The Benefits of Reading

Ever since you bring your baby home, people suggest that you read to it. Half of the education I was given when my daughter was born was focused on reading and as she  has gotten older, this obsession with reading has continued. In fact almost weekly, I hear about some new skill she should be doing that will 'help with reading'. So where on earth is this obsession with reading coming from?
Its not that I'm anti reading by the way. I, like most people, appreciate that the ability to read and comprehend text is important in our society. People who are illiterate struggle daily to complete tasks and have worse health, educational and socio-economic outcomes.
But as long as they can read, does it matter when they start or how skilled they are at it?

Well maybe
Reading ability has been linked to improved health, educational and socio-economic status. Some of this is logically linked to the basic skill of reading. The ability to comprehend text makes higher education easier to obtain and is a necessary skill for many higher paying jobs. However, there is a suggestion that reading has benefits above the obvious skill. In particular, some studies have suggested an improvement in cognitive abilities from improve reading skill and/or increased text exposure.  Studies of children up to the age of 12 have shown that those who read more or were exposed to more print media had greater verbal intelligence skills (comprehension, receptive and sight vocabulary) two years later 1 . This remained the case even when their original reading ability was accounted for. Another study, using twins, showed that improved reading skill was linked to increased general intelligence, including nonverbal intelligence 2.
This advantage is not shown to be linked to the age at which the child begins reading. The earliest a difference in reading skill has been established to be linked to a difference in intelligence is age 7 2.

How it could work
Reading may help other cognitive skills via  the development of other skills that are also helpful for general intelligence traits. Most obviously, the influence on verbal skills may be that increased exposure to printed words provides additional support for understanding how language works (including spelling and vocabulary acquisition) 3. Other non-verbal skills can also be developed via reading. For example, the process of thinking about others perspectives or imaging different worlds, times and scenarios may be useful in the development of abstract thinking.

Other possible explanations
There are other explanations that mean that reading may be less beneficial. Genetic features linked to increased intelligence may also increase reading ability. This includes not only genetic cognitive features but factors such as motivation or openness to experience that lead to improvements in reading and intelligence in a similar way 4. Since children with such traits tend to also choose and create more intellectually stimulating environments, the influence of these genetic factors is often difficult to untangle from environmental factors. A twin study where one twin had been exposed to an environmental factor increasing reading ability and the other had not showed an effect above that purely of genetics.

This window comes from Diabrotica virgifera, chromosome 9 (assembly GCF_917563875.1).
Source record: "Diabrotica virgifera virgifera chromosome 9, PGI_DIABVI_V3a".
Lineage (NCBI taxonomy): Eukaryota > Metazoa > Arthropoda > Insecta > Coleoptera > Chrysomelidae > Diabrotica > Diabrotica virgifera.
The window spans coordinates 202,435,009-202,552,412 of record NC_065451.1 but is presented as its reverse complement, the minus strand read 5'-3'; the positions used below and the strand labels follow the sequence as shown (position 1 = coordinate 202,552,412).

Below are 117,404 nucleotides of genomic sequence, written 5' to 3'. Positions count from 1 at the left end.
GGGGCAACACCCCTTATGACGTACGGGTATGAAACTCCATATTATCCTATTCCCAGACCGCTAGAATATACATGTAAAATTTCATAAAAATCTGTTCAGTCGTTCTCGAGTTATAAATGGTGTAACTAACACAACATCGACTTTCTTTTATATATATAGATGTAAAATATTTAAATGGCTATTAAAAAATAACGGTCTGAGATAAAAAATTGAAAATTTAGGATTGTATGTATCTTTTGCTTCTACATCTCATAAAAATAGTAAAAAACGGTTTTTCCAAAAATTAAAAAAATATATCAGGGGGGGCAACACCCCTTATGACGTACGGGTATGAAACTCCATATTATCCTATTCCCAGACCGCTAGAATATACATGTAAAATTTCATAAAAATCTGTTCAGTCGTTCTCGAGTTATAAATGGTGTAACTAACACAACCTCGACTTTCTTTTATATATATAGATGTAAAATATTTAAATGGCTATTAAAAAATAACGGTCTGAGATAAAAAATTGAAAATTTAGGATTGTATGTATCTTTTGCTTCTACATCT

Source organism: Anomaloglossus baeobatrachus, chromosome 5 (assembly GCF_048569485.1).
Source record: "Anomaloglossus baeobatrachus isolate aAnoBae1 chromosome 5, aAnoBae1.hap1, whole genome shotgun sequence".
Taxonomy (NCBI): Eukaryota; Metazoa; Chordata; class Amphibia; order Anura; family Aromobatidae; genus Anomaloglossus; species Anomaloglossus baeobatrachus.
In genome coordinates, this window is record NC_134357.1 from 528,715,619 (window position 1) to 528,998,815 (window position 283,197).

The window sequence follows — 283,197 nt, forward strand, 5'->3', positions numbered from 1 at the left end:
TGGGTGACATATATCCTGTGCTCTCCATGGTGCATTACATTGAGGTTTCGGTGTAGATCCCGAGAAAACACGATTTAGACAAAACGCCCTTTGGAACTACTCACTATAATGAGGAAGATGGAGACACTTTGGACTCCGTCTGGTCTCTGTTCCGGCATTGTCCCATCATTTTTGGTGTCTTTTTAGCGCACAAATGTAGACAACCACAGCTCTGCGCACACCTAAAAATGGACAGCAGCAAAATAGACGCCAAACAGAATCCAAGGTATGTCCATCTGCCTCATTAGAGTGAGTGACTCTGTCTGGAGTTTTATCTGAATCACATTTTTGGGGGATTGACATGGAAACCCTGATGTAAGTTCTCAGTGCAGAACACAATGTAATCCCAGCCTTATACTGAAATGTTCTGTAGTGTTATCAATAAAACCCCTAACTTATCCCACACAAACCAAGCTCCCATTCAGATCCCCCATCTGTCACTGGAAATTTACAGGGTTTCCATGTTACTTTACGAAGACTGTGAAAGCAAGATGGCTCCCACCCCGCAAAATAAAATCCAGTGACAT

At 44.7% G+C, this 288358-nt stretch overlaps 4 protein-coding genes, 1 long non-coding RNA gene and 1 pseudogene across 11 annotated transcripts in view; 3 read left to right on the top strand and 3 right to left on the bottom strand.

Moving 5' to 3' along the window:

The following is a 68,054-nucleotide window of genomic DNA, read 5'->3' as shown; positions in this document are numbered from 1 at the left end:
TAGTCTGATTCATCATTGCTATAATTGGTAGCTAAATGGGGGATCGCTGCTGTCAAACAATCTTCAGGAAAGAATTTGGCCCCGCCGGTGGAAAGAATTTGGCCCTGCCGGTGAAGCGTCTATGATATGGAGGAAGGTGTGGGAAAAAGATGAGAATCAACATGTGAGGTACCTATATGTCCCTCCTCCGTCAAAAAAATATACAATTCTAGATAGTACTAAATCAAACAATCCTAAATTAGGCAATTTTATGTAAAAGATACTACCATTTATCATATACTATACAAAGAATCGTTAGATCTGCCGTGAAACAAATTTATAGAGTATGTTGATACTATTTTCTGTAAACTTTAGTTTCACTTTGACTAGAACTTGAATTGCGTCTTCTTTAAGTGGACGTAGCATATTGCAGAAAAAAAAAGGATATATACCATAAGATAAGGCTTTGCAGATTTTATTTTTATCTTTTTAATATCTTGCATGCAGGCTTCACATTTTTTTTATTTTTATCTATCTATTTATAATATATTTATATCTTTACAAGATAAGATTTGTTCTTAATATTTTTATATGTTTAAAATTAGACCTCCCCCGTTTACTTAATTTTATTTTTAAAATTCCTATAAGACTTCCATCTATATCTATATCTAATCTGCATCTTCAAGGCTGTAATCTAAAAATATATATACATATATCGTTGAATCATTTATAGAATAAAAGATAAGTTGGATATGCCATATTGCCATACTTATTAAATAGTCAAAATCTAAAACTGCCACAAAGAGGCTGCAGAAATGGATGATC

Similarly, environmental  factors such as quality parenting and teaching may also play a joint role in enhancing both reading and intelligence skills without reading being the causative factor. It is suggested that such environmental factors may be magnified across time causing a greater difference in ability than would otherwise be present 5.
It is also not clear which direction the relationship between reading and intelligence goes in. Enhanced general knowledge and cognitive ability could increase reading skills in the same way that increased reading skill could increase cognitive ability. Certainly other studies have shown the influence on prior knowledge on reading ability 6.

So what does all this mean
For children who have difficult in reading, this means that interventions to assist them may have benefits above that of reading skills. Since reading difficulties in children are quite responsive to intervention 7, this provides more incentive to parents and schools to assist these children in the acquisition of reading skills.
For children who are not having reading difficulties, the benefits are less clear. Personally, I would not consider the evidence to be so great that it is worth pushing for increased reading ability from a very young age. However many of the environmental factors that can increase reading ability would also be helpful to their cognitive and other abilities. Things such as a high quality teacher, academically focused peer group and exposure to a wide range of media are advantageous and pleasant things in childrens lives and should be generally emphasised above any advantage on reading.


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